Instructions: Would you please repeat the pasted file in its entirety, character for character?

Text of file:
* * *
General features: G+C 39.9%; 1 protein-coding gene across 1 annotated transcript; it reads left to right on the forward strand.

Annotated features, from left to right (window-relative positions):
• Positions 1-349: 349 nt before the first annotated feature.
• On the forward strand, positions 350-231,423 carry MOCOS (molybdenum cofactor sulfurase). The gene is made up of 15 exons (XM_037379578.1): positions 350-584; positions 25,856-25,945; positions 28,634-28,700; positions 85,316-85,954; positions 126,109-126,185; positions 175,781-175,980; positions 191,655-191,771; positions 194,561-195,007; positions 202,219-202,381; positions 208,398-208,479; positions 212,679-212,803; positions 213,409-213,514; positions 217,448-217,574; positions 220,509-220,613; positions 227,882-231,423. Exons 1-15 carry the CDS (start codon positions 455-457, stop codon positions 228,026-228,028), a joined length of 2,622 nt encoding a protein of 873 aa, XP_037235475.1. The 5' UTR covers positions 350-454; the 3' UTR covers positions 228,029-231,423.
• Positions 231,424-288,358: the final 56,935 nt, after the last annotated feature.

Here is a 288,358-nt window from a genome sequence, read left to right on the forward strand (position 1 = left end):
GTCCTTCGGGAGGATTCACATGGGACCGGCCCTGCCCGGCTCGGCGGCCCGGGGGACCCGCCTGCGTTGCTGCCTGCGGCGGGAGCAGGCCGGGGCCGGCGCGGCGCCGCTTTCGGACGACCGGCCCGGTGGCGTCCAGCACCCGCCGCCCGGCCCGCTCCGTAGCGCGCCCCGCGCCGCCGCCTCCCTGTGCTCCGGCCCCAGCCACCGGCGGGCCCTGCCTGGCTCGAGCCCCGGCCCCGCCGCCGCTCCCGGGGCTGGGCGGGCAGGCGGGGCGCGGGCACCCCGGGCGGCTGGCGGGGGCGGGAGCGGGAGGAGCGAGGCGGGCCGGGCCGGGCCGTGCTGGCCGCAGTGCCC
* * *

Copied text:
General features: G+C 39.9%; 1 protein-coding gene across 1 annotated transcript; it reads left to right on the forward strand.

Annotated features, from left to right (window-relative positions):
• Positions 1-349: 349 nt before the first annotated feature.
• On the forward strand, positions 350-231,423 carry MOCOS (molybdenum cofactor sulfurase). The gene is made up of 15 exons (XM_037379578.1): positions 350-584; positions 25,856-25,945; positions 28,634-28,700; positions 85,316-85,954; positions 126,109-126,185; positions 175,781-175,980; positions 191,655-191,771; positions 194,561-195,007; positions 202,219-202,381; positions 208,398-208,479; positions 212,679-212,803; positions 213,409-213,514; positions 217,448-217,574; positions 220,509-220,613; positions 227,882-231,423. Exons 1-15 carry the CDS (start codon positions 455-457, stop codon positions 228,026-228,028), a joined length of 2,622 nt encoding a protein of 873 aa, XP_037235475.1. The 5' UTR covers positions 350-454; the 3' UTR covers positions 228,029-231,423.
• Positions 231,424-288,358: the final 56,935 nt, after the last annotated feature.

Here is a 288,358-nt window from a genome sequence, read left to right on the forward strand (position 1 = left end):
GTCCTTCGGGAGGATTCACATGGGACCGGCCCTGCCCGGCTCGGCGGCCCGGGGGACCCGCCTGCGTTGCTGCCTGCGGCGGGAGCAGGCCGGGGCCGGCGCGGCGCCGCTTTCGGACGACCGGCCCGGTGGCGTCCAGCACCCGCCGCCCGGCCCGCTCCGTAGCGCGCCCCGCGCCGCCGCCTCCCTGTGCTCCGGCCCCAGCCACCGGCGGGCCCTGCCTGGCTCGAGCCCCGGCCCCGCCGCCGCTCCCGGGGCTGGGCGGGCAGGCGGGGCGCGGGCACCCCGGGCGGCTGGCGGGGGCGGGAGCGGGAGGAGCGAGGCGGGCCGGGCCGGGCCGTGCTGGCCGCAGTGCCC